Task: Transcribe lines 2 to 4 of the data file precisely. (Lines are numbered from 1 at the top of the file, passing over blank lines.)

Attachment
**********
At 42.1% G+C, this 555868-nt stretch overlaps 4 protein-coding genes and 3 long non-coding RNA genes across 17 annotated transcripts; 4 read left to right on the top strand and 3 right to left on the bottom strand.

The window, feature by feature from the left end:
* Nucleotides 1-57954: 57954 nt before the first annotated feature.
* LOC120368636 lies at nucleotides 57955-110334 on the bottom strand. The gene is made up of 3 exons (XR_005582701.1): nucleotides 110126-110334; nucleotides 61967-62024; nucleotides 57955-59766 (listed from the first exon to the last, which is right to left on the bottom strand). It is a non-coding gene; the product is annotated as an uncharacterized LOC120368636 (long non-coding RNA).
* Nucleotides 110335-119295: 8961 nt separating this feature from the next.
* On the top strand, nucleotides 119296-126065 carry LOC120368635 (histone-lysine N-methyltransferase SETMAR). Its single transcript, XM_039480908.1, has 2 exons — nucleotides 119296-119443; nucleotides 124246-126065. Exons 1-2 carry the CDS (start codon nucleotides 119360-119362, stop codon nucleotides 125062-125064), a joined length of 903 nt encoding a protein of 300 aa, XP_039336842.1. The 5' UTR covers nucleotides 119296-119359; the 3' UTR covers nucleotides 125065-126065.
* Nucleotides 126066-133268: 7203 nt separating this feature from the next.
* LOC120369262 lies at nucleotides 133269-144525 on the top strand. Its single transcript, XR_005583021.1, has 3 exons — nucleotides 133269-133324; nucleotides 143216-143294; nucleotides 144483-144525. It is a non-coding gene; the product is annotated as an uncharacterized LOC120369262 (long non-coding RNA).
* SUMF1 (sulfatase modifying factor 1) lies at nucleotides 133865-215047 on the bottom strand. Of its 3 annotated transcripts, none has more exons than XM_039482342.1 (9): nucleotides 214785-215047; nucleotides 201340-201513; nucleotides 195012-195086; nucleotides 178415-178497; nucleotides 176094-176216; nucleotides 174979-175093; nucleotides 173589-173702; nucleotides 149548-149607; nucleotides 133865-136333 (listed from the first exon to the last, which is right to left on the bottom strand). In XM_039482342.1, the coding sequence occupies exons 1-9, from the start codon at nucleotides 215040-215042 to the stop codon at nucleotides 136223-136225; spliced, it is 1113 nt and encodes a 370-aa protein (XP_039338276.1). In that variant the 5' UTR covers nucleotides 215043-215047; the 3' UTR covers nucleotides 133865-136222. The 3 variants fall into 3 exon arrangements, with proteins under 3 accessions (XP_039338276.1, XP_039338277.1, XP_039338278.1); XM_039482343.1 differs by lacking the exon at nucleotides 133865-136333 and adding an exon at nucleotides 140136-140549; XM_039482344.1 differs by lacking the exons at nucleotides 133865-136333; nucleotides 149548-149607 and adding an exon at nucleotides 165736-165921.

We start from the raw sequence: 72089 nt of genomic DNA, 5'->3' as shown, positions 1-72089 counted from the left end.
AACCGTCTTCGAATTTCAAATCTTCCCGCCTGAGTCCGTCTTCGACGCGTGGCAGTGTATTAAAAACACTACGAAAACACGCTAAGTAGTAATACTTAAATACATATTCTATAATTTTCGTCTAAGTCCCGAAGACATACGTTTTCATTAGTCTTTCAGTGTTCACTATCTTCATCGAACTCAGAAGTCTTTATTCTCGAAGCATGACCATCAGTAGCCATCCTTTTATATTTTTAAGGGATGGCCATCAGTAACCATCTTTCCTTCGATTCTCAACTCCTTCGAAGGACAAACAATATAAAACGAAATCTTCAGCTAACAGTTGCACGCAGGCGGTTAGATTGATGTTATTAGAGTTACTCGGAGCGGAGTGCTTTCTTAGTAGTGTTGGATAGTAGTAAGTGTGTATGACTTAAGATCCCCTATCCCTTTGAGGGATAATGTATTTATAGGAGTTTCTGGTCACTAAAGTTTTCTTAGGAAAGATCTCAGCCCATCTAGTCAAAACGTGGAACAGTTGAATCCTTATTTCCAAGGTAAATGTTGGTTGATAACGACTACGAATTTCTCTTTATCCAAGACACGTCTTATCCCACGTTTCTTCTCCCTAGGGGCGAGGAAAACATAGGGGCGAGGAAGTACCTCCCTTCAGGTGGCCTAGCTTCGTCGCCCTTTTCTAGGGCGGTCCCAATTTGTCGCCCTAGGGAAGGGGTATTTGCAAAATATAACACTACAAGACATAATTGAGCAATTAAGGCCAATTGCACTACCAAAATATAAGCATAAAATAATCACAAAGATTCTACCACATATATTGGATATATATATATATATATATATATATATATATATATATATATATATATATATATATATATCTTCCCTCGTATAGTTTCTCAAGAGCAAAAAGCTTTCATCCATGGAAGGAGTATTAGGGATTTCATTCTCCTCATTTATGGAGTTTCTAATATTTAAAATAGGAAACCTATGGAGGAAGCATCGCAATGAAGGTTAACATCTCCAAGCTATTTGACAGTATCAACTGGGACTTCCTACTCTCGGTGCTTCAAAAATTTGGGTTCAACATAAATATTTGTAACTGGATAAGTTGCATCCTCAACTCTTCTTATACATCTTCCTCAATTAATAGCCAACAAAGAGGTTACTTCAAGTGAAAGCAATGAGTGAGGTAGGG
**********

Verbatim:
The window, feature by feature from the left end:
* Nucleotides 1-57954: 57954 nt before the first annotated feature.
* LOC120368636 lies at nucleotides 57955-110334 on the bottom strand. The gene is made up of 3 exons (XR_005582701.1): nucleotides 110126-110334; nucleotides 61967-62024; nucleotides 57955-59766 (listed from the first exon to the last, which is right to left on the bottom strand). It is a non-coding gene; the product is annotated as an uncharacterized LOC120368636 (long non-coding RNA).